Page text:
Honda has a knack for coming up with clever and memorable campaigns. To wit: the “Fight Mehdiocrity” for its hybrids and the Helpful Honda campaign. For April’s Distracted Driving Awareness Month, its hopefully scored another hit.
In line with Honda as the helpful car brand, the campaign called #TheTextTalk addresses the dangers of driving and texting. #TheTextTalk probably isn’t what you think it is. Playing off parents needing to sit down and have that cringeworthy sex talk with their kids, Honda flips the script. Kids sit their parents down to discuss having protected text.
Teens Take Charge
A lot of media attention focuses on wired-in kids fiddling with their phones while piloting their vehicle and parents needing to discuss the stupidity and dangers of that pastime. But, parents are equally at fault, falling prey to the adage, “Do as I say, not as I do.” So, Honda decided to encourage kids to step in to act as role models and have that dreaded but important discussion.
Honda created a long-form video hosted on their YouTube Channel featuring real conversations between kids and their parents discussing the importance of safe driving habits. These aren’t actors and the authenticity of the interactions really comes through and hits an emotional chord.
This campaign would have felt a bit manipulative and like lip service, an acknowledgement by parents of the problem without the commitment to solve it. But, the families sign a pledge to stop driving while distracted for the sake of their loved ones. Not only a contract, but one witnessed by millions. They really have to follow through. A PDF version of the pledge is available at Honda.us.pledge to print, sign and put up on the fridge to remind parents to behave.
You should remember, there are plenty of alternative to texting while driving. Apple CarPlay and Android Auto are among the many tools available to keep you productive while still undistracted behind the wheel.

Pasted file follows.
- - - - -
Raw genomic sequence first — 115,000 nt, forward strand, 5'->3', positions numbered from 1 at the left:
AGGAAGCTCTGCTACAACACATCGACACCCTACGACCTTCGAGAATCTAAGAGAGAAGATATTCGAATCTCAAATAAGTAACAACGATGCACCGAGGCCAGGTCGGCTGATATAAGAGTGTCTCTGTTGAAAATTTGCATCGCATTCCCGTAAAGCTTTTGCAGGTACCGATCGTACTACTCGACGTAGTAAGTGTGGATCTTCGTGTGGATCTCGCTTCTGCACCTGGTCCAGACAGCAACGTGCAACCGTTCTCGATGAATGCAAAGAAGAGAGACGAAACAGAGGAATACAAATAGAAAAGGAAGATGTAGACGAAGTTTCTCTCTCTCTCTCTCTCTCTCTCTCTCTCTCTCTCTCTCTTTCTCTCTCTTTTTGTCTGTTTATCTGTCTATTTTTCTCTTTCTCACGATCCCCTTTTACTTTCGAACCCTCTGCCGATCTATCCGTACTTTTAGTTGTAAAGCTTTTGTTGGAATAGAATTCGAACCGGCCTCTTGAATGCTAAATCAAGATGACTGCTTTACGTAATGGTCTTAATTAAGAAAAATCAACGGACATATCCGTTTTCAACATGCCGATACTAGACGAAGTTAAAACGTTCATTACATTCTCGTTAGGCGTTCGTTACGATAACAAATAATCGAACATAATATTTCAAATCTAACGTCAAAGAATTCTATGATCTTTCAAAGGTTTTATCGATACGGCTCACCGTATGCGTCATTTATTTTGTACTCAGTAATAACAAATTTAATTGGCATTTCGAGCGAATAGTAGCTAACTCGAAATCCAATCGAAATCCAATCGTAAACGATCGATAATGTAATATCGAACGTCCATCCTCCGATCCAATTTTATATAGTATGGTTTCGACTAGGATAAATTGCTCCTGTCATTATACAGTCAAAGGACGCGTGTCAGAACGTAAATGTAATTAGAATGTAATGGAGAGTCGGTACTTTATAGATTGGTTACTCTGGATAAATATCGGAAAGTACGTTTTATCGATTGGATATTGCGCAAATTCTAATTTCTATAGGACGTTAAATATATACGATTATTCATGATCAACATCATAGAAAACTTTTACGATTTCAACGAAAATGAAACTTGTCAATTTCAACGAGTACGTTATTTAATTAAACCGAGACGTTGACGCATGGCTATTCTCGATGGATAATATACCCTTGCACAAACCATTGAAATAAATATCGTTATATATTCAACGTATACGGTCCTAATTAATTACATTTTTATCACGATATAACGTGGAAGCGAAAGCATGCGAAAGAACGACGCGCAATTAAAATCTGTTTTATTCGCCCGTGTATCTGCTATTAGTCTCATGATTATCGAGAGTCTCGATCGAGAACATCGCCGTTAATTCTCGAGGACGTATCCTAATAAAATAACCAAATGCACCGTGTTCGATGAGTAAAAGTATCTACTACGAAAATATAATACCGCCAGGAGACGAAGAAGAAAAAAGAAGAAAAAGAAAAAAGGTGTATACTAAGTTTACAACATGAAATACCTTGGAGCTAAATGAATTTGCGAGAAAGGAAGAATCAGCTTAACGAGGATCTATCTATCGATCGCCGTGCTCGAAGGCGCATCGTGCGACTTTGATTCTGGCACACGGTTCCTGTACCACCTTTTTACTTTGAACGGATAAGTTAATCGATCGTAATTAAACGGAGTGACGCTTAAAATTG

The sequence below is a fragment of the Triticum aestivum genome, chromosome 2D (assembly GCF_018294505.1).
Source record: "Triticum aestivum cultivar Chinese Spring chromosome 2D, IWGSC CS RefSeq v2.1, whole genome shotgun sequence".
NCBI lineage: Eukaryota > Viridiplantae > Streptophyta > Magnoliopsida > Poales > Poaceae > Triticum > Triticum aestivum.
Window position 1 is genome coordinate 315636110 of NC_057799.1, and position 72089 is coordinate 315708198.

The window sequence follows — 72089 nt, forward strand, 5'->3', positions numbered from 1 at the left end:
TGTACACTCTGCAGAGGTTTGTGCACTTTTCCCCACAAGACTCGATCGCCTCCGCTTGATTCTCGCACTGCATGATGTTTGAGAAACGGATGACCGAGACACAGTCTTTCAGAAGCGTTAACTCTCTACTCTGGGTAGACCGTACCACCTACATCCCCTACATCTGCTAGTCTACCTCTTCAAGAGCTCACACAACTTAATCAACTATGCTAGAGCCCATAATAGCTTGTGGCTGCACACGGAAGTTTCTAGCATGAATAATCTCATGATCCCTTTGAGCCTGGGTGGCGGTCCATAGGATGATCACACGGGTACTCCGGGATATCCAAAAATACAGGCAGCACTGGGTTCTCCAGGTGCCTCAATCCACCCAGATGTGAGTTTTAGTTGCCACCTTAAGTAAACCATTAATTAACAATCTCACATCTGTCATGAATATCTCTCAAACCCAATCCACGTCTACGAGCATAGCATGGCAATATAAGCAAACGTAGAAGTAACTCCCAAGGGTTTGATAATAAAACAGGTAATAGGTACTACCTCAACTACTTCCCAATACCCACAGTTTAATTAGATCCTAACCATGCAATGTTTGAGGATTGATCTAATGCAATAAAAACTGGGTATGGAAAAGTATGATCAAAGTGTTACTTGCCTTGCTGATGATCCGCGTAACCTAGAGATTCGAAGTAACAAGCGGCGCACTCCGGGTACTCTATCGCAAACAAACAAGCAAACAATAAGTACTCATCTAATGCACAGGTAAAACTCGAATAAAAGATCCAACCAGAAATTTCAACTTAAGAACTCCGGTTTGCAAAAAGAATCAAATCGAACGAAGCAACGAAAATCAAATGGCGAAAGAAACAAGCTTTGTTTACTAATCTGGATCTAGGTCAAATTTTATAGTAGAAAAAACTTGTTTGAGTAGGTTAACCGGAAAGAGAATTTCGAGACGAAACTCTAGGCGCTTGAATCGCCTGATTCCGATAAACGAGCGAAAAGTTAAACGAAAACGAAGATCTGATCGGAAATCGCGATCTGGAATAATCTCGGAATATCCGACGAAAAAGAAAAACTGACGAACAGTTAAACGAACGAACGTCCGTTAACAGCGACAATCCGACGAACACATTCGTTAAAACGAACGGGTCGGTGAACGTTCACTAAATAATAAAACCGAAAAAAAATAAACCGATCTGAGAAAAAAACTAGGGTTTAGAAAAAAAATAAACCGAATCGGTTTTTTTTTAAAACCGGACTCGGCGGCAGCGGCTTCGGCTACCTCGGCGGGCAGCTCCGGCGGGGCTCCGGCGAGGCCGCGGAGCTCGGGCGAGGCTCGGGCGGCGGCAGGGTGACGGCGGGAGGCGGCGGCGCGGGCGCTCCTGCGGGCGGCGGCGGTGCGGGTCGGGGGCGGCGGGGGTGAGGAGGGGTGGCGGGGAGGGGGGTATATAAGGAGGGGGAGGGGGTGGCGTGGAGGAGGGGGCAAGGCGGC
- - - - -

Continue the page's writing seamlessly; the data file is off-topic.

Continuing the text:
Honda cites some chilling evidence of parents’ double standard with their kids about texting and driving. Researchers at Children’s Hospital of Philadelphia (CHOP) and University of Pennsylvania School of Nursing found that one in three parents read text messages and one in seven use social media while driving their children between the ages of four and ten. And, National Highway Traffic Safety Administration data shows that each day in the United States more than 1,000 people are injured in crashes that are reported to involve a distracted driver.
Campaign #TheTextTalk is all over Honda’s social media channels, including Twitter (@Honda), Facebook (https://www.facebook.com/Honda/), and Instagram (@Honda), throughout the month of April. In a powerful move, Honda bakes in interactivity, encouraging people to share the pledge by tagging their loved ones on social media. If that isn’t the best kind of peer pressure, I don’t know what is.
Kids never like to do what their parents tell them to. In fact, many times they’ll rebel and do just the opposite. With teens empowered to take charge and ownership of the distracted driving issue, they are tasked with holding their parents accountable as well as themselves. #TheTextTalk campaign produced by Honda is smart and heartfelt. Most important, it really has the opportunity to make an impact. Just don’t check it out while you’re driving your hybrid, use Apple CarPlay or Android Auto!